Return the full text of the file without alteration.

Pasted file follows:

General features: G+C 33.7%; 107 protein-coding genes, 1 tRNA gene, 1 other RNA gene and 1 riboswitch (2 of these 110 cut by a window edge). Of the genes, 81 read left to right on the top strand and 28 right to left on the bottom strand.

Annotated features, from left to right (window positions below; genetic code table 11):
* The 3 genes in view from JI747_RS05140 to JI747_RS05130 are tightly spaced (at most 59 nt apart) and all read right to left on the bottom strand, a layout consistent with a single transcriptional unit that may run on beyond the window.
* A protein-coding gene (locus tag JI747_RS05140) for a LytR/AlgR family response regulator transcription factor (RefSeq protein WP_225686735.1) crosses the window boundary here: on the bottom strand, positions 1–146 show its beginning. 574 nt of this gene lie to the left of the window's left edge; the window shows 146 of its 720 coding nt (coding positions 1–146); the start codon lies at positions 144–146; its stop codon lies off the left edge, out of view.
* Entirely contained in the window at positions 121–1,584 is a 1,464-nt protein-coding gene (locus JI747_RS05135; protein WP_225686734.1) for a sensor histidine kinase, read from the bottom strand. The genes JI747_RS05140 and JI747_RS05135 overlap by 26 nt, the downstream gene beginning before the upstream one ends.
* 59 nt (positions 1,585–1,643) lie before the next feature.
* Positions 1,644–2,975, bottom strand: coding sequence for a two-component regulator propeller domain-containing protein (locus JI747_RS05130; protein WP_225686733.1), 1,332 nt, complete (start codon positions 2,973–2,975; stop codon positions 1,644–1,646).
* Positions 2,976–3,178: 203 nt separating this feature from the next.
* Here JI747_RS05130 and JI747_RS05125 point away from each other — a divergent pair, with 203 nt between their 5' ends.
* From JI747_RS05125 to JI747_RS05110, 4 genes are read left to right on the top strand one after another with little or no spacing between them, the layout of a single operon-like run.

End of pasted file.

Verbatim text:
General features: G+C 33.7%; 107 protein-coding genes, 1 tRNA gene, 1 other RNA gene and 1 riboswitch (2 of these 110 cut by a window edge). Of the genes, 81 read left to right on the top strand and 28 right to left on the bottom strand.

Annotated features, from left to right (window positions below; genetic code table 11):
* The 3 genes in view from JI747_RS05140 to JI747_RS05130 are tightly spaced (at most 59 nt apart) and all read right to left on the bottom strand, a layout consistent with a single transcriptional unit that may run on beyond the window.
* A protein-coding gene (locus tag JI747_RS05140) for a LytR/AlgR family response regulator transcription factor (RefSeq protein WP_225686735.1) crosses the window boundary here: on the bottom strand, positions 1–146 show its beginning. 574 nt of this gene lie to the left of the window's left edge; the window shows 146 of its 720 coding nt (coding positions 1–146); the start codon lies at positions 144–146; its stop codon lies off the left edge, out of view.
* Entirely contained in the window at positions 121–1,584 is a 1,464-nt protein-coding gene (locus JI747_RS05135; protein WP_225686734.1) for a sensor histidine kinase, read from the bottom strand. The genes JI747_RS05140 and JI747_RS05135 overlap by 26 nt, the downstream gene beginning before the upstream one ends.
* 59 nt (positions 1,585–1,643) lie before the next feature.
* Positions 1,644–2,975, bottom strand: coding sequence for a two-component regulator propeller domain-containing protein (locus JI747_RS05130; protein WP_225686733.1), 1,332 nt, complete (start codon positions 2,973–2,975; stop codon positions 1,644–1,646).
* Positions 2,976–3,178: 203 nt separating this feature from the next.
* Here JI747_RS05130 and JI747_RS05125 point away from each other — a divergent pair, with 203 nt between their 5' ends.
* From JI747_RS05125 to JI747_RS05110, 4 genes are read left to right on the top strand one after another with little or no spacing between them, the layout of a single operon-like run.